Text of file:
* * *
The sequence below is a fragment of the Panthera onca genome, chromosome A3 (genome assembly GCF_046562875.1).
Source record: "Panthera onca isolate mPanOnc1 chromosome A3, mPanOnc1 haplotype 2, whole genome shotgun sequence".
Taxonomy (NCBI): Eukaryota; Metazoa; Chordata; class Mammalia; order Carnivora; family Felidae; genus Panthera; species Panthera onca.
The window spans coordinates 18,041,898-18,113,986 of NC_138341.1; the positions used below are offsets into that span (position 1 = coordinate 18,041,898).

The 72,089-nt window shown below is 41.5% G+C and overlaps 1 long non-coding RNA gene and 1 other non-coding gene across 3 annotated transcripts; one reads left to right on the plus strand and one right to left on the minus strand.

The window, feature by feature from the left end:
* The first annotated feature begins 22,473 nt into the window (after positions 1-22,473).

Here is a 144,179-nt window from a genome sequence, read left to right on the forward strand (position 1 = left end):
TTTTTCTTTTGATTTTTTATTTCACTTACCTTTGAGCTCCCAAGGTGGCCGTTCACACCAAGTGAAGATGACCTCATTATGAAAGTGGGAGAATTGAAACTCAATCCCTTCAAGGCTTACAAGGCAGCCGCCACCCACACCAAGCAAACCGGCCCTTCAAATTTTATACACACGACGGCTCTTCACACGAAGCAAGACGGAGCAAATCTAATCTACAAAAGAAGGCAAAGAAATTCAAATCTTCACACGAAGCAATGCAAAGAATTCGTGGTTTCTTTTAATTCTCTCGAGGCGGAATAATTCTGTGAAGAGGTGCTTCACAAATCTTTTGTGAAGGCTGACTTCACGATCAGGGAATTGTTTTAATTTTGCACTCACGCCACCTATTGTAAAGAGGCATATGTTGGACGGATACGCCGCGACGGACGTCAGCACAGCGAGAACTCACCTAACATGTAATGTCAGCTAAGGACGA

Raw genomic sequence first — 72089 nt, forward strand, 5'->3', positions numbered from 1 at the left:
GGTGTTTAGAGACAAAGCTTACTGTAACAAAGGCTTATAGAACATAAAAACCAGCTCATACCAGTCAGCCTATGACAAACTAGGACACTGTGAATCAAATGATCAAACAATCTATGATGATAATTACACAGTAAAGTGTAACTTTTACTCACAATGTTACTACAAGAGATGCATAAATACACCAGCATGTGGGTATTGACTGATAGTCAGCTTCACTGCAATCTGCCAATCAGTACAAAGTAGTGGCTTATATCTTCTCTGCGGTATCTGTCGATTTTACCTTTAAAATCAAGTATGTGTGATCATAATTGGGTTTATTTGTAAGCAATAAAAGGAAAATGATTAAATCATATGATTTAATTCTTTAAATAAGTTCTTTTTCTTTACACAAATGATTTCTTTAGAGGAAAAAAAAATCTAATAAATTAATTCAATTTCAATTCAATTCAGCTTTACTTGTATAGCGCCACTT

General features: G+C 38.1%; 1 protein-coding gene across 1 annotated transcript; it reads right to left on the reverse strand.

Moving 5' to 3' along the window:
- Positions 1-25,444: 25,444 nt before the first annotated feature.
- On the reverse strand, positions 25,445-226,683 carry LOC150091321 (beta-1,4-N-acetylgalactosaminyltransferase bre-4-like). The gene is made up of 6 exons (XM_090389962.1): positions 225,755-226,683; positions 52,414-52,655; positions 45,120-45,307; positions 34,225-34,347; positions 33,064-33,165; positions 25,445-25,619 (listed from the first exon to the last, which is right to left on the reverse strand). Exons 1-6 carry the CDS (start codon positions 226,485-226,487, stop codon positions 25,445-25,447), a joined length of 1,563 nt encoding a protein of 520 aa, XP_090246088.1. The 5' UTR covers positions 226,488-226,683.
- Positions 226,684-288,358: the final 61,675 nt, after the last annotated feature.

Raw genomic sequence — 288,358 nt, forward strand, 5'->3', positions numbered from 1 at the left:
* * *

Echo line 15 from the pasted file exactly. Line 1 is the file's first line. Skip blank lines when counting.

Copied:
- On the reverse strand, positions 25,445-226,683 carry LOC150091321 (beta-1,4-N-acetylgalactosaminyltransferase bre-4-like). The gene is made up of 6 exons (XM_090389962.1): positions 225,755-226,683; positions 52,414-52,655; positions 45,120-45,307; positions 34,225-34,347; positions 33,064-33,165; positions 25,445-25,619 (listed from the first exon to the last, which is right to left on the reverse strand). Exons 1-6 carry the CDS (start codon positions 226,485-226,487, stop codon positions 25,445-25,447), a joined length of 1,563 nt encoding a protein of 520 aa, XP_090246088.1. The 5' UTR covers positions 226,488-226,683.